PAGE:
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We ended our visit to the Railroad Junction with a trip into the Power Plant. We have visited a few times over the years, but each time we have a new presenter we learn new historical facts. I did not know that Henry Ford got his start working at the Detroit Edison plant and that is how he first met Thomas Edison. In the Power Plant is Jumbo Number 9, the remaining engine from the first electrical Power Plant in New York. It was given to Thomas Edison who gave it to Greenfield Village for display.
We had lunch at Taste of History, an indoor cafeteria style restaurant. We had lunch early (11:20) to beat the crowd. It turned out to be a great decision since the line had grown quite long by the time we left at 12:10 and people were circling the dining area looking for tables with their food.
My favorite meal at Taste of History is the Beef Bread Bowl which is filled with gravy, and beef, and topped with mashed potatoes and more gravy. My husband had a Pulled Pork sandwich and my daughter had Macaroni and Cheese. Our portions were huge and could have been shared! My husband gave our daughter some pork from his sandwich to top her Mac & Cheese. My only complaint is that none of our meals came with fruits or vegetables. We ordered two sides of green beans to share between the 3 of us. I was quite impressed with the beans. They were not overcooked, lightly coated in butter, and quite tasty. They also offer Hobo Lunches for kids – either hot dogs or PB&J.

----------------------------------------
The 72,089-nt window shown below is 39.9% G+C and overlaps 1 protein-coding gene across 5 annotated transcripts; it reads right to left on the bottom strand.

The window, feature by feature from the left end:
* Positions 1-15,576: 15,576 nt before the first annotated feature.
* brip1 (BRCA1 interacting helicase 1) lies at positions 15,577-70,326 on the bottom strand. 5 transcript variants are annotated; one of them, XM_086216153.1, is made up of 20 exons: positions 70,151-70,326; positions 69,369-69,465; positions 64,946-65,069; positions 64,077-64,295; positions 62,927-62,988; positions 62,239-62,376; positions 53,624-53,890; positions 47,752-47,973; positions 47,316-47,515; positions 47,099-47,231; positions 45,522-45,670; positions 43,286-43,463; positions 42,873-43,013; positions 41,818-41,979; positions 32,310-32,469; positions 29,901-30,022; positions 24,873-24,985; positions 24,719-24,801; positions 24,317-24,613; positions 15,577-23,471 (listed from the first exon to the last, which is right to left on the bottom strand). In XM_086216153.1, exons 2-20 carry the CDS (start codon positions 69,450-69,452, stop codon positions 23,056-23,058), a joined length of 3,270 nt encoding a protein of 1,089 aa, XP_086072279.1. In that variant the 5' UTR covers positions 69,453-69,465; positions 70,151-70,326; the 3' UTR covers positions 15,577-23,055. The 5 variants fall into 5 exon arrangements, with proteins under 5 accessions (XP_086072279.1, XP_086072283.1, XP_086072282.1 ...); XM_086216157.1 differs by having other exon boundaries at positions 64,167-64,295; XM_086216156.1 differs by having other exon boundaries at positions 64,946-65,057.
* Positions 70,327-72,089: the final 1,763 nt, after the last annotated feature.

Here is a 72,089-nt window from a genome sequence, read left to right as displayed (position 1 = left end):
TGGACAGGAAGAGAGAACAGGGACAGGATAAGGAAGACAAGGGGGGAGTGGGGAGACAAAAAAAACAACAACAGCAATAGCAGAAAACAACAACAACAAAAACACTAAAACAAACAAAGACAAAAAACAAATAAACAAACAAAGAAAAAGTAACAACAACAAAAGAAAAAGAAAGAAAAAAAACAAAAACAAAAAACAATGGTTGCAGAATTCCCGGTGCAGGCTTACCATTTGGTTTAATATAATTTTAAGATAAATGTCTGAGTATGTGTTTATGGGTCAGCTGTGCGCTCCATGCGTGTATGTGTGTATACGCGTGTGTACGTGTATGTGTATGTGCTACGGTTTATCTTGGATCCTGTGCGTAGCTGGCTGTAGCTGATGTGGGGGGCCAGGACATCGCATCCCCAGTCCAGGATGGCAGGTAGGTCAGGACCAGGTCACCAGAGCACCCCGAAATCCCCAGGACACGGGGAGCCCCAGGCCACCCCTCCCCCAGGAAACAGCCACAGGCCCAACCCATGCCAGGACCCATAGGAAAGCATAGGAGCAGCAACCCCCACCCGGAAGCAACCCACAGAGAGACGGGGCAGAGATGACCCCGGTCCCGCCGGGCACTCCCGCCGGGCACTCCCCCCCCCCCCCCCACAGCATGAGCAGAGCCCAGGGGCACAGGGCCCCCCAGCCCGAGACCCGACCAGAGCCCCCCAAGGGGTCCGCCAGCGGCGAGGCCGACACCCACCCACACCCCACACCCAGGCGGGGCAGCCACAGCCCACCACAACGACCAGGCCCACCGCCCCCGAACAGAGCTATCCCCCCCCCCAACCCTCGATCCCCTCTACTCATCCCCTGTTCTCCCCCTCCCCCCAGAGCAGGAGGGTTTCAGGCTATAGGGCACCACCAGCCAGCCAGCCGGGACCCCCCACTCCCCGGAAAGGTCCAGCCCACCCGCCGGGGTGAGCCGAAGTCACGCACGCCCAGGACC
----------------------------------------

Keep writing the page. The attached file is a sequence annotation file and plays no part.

I have heard that Taste of History has a new menu for 2017. I hope they kept some of my favorites.
Porches & Parlors
The Porches & Parlors section features various homes from different regions and eras that have been transported or recreated at Greenfield Village. We typically visit for Holiday Nights, so it was interesting to see how the homes look in their everyday decor. It also gave us a chance to visit Robert Frost’s home from Ann Arbor when he was poet in residence at UM. At Christmas, Santa is on the porch and the house is closed.
Along the Porches & Parlors section, my daughter made a Tussie-Mussie – a floral posey. The flowers in the posey each have different meanings.
Civil War Remembrance
With the Civil War Remembrance, re-enactors have tents set up throughout Greenfield Village. Troops were marching in the streets, preparing cannons, and running drills on the Village Green. Several of the houses, like the Susquehanna Plantation were also representing the Civil War era when the house would have been occupied by Union soldiers in exchange for protection for the women there alone while the men were either in the army or jailed for their southern sympathies.